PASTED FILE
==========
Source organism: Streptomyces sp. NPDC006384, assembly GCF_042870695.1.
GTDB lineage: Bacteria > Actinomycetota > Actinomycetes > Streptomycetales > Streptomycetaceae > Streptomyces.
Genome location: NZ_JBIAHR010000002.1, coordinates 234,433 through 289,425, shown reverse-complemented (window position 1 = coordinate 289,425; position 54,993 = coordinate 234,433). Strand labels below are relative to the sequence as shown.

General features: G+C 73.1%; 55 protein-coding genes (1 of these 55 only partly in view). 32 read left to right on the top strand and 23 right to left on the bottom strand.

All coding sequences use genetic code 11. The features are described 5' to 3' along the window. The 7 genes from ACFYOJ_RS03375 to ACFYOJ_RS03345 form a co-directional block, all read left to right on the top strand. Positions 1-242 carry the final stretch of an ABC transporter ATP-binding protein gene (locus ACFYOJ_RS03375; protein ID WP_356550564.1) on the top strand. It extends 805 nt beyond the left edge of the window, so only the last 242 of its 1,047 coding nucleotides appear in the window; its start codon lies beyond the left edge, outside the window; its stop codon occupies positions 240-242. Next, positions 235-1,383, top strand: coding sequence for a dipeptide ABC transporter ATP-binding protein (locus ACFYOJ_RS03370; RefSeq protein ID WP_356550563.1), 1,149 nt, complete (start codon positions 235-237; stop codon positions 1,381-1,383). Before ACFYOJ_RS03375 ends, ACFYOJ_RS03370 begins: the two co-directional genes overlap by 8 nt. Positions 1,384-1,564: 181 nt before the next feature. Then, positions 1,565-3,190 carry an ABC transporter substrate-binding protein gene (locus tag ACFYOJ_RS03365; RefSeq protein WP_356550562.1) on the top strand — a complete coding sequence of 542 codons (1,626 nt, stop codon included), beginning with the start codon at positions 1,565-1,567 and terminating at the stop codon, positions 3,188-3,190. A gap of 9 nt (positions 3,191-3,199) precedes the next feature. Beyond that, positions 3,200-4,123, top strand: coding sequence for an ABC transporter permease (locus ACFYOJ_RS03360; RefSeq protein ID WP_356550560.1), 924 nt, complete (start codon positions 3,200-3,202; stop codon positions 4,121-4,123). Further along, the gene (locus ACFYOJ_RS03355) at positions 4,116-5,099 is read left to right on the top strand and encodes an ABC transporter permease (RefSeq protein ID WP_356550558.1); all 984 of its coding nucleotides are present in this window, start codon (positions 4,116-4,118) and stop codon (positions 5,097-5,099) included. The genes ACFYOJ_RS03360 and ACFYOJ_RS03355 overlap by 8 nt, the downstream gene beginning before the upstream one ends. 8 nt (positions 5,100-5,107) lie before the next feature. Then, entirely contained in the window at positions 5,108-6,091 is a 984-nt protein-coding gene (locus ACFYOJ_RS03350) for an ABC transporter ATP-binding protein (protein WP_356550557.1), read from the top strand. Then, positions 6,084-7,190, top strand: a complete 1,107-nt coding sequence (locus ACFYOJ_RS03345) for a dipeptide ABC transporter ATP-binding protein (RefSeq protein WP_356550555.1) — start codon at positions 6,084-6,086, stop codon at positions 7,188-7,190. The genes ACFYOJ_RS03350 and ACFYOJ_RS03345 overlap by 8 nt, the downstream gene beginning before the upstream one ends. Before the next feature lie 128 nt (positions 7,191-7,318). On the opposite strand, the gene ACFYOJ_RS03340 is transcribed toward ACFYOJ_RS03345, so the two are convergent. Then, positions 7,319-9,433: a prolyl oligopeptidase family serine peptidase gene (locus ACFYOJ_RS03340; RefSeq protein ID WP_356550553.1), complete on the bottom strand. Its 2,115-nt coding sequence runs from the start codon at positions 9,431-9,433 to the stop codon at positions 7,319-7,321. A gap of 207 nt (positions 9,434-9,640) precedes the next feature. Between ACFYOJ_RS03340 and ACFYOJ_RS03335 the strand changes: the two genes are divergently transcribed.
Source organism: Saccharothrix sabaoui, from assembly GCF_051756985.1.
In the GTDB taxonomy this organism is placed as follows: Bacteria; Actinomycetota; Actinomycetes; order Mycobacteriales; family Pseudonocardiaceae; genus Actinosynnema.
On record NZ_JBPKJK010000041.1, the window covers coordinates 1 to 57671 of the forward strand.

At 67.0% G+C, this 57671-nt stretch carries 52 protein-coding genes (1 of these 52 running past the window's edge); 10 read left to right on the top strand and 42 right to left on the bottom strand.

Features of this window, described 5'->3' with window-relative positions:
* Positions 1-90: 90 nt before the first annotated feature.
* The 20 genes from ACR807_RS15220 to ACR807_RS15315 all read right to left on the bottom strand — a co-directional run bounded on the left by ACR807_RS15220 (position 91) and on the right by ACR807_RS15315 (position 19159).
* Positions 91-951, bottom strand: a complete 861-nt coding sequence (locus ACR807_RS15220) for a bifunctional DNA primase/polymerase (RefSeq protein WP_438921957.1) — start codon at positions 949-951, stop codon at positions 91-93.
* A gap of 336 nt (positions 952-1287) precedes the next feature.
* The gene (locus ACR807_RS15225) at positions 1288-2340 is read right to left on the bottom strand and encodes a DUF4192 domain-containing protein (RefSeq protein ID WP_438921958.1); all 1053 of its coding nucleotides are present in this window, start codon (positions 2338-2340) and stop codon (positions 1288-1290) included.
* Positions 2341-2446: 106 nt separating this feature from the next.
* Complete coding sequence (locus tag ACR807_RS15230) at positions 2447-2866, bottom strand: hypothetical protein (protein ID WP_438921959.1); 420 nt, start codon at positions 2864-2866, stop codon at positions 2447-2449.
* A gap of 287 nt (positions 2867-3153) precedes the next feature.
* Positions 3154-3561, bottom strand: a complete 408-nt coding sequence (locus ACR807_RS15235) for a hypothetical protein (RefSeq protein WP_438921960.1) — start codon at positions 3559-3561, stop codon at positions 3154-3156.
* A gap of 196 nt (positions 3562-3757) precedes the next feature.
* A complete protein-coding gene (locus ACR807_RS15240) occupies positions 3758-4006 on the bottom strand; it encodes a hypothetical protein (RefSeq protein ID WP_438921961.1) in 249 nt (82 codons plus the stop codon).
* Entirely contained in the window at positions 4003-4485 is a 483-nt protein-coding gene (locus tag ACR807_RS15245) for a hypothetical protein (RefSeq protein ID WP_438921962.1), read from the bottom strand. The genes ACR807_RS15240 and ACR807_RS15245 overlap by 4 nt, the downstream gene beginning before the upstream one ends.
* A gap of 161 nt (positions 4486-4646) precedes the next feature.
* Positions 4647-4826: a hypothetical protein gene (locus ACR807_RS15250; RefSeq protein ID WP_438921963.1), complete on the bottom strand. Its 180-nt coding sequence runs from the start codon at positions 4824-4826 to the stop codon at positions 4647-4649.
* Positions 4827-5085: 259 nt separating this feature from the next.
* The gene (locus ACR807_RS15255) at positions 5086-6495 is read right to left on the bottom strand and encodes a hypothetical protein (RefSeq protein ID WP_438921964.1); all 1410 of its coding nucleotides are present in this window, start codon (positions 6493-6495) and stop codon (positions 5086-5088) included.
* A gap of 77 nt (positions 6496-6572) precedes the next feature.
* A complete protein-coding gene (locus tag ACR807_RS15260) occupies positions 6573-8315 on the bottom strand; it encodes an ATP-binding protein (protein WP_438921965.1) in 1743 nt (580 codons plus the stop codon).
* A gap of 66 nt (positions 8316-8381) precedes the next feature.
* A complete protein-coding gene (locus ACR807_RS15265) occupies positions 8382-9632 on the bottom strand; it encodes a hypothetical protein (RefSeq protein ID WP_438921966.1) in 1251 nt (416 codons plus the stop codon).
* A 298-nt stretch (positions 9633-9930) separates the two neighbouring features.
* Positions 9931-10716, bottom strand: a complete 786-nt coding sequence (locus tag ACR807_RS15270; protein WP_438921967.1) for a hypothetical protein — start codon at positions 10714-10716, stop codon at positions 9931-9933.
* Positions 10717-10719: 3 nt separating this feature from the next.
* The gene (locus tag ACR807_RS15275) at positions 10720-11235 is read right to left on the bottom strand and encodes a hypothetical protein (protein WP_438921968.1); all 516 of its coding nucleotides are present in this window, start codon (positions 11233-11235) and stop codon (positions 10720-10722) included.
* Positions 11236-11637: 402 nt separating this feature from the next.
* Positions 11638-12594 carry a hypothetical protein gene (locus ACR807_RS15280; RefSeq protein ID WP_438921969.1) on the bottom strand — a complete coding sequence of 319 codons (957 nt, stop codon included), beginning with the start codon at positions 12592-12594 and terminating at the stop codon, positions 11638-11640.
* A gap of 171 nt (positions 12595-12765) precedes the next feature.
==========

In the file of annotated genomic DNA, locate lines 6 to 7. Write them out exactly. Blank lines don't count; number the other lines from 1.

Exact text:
Source organism: Saccharothrix sabaoui, from assembly GCF_051756985.1.
In the GTDB taxonomy this organism is placed as follows: Bacteria; Actinomycetota; Actinomycetes; order Mycobacteriales; family Pseudonocardiaceae; genus Actinosynnema.